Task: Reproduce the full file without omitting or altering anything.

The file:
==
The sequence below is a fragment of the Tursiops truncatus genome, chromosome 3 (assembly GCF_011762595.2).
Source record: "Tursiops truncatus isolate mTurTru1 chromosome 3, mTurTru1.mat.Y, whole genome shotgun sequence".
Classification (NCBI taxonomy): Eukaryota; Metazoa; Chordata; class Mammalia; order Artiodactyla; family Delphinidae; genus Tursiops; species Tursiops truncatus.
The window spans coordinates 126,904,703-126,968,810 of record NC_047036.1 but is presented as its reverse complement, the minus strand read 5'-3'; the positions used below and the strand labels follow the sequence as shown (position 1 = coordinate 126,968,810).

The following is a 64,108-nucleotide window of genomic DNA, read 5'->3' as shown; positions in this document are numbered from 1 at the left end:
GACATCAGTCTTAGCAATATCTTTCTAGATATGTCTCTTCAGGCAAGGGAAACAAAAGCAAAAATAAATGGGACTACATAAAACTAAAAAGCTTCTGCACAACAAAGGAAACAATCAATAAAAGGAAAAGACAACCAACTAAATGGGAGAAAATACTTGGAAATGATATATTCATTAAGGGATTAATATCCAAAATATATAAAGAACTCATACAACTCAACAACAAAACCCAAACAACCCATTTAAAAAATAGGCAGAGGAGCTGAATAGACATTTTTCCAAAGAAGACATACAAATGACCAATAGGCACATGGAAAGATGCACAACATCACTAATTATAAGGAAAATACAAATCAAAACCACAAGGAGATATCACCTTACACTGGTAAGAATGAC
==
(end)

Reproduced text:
The sequence below is a fragment of the Tursiops truncatus genome, chromosome 3 (assembly GCF_011762595.2).
Source record: "Tursiops truncatus isolate mTurTru1 chromosome 3, mTurTru1.mat.Y, whole genome shotgun sequence".
Classification (NCBI taxonomy): Eukaryota; Metazoa; Chordata; class Mammalia; order Artiodactyla; family Delphinidae; genus Tursiops; species Tursiops truncatus.
The window spans coordinates 126,904,703-126,968,810 of record NC_047036.1 but is presented as its reverse complement, the minus strand read 5'-3'; the positions used below and the strand labels follow the sequence as shown (position 1 = coordinate 126,968,810).

The following is a 64,108-nucleotide window of genomic DNA, read 5'->3' as shown; positions in this document are numbered from 1 at the left end:
GACATCAGTCTTAGCAATATCTTTCTAGATATGTCTCTTCAGGCAAGGGAAACAAAAGCAAAAATAAATGGGACTACATAAAACTAAAAAGCTTCTGCACAACAAAGGAAACAATCAATAAAAGGAAAAGACAACCAACTAAATGGGAGAAAATACTTGGAAATGATATATTCATTAAGGGATTAATATCCAAAATATATAAAGAACTCATACAACTCAACAACAAAACCCAAACAACCCATTTAAAAAATAGGCAGAGGAGCTGAATAGACATTTTTCCAAAGAAGACATACAAATGACCAATAGGCACATGGAAAGATGCACAACATCACTAATTATAAGGAAAATACAAATCAAAACCACAAGGAGATATCACCTTACACTGGTAAGAATGAC